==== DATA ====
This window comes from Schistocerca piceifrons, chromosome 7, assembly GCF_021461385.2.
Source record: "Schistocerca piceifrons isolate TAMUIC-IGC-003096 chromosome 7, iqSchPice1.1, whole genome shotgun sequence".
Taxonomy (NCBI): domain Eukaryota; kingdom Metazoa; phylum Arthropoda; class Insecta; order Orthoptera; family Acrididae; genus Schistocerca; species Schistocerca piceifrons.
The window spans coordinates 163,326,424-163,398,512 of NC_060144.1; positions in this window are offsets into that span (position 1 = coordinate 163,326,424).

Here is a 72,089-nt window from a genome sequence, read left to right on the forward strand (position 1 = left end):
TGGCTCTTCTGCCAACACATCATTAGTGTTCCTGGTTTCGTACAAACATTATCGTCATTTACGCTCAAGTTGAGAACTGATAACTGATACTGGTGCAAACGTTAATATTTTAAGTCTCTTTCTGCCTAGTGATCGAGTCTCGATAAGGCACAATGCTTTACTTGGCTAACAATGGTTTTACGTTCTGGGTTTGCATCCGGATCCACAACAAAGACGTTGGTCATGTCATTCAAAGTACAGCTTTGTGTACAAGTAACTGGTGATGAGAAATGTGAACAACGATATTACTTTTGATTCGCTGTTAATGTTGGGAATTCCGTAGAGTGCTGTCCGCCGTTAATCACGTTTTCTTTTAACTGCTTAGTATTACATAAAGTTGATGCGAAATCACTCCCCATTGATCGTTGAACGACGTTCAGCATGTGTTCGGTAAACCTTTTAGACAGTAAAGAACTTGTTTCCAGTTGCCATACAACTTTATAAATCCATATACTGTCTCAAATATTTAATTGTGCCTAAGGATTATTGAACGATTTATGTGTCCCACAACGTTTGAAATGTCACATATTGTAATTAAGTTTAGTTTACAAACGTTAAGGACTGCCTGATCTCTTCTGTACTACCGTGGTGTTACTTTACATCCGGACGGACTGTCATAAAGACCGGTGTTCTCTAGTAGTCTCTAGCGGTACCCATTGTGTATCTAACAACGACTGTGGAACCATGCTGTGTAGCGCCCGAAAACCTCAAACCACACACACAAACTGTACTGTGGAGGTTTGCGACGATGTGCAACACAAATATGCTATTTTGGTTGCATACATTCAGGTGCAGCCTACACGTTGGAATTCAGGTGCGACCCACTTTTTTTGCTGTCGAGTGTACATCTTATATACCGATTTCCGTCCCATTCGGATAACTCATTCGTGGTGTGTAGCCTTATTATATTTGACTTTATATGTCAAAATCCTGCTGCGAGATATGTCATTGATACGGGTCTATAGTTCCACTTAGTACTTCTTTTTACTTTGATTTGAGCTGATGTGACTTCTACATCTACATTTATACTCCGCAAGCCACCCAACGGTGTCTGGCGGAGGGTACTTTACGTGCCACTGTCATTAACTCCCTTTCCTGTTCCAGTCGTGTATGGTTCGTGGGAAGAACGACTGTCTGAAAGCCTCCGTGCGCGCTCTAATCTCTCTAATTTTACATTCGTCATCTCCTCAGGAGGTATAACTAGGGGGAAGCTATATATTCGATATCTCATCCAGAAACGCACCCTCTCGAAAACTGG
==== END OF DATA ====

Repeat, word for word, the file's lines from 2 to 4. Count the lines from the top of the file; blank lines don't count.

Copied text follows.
Source record: "Schistocerca piceifrons isolate TAMUIC-IGC-003096 chromosome 7, iqSchPice1.1, whole genome shotgun sequence".
Taxonomy (NCBI): domain Eukaryota; kingdom Metazoa; phylum Arthropoda; class Insecta; order Orthoptera; family Acrididae; genus Schistocerca; species Schistocerca piceifrons.
The window spans coordinates 163,326,424-163,398,512 of NC_060144.1; positions in this window are offsets into that span (position 1 = coordinate 163,326,424).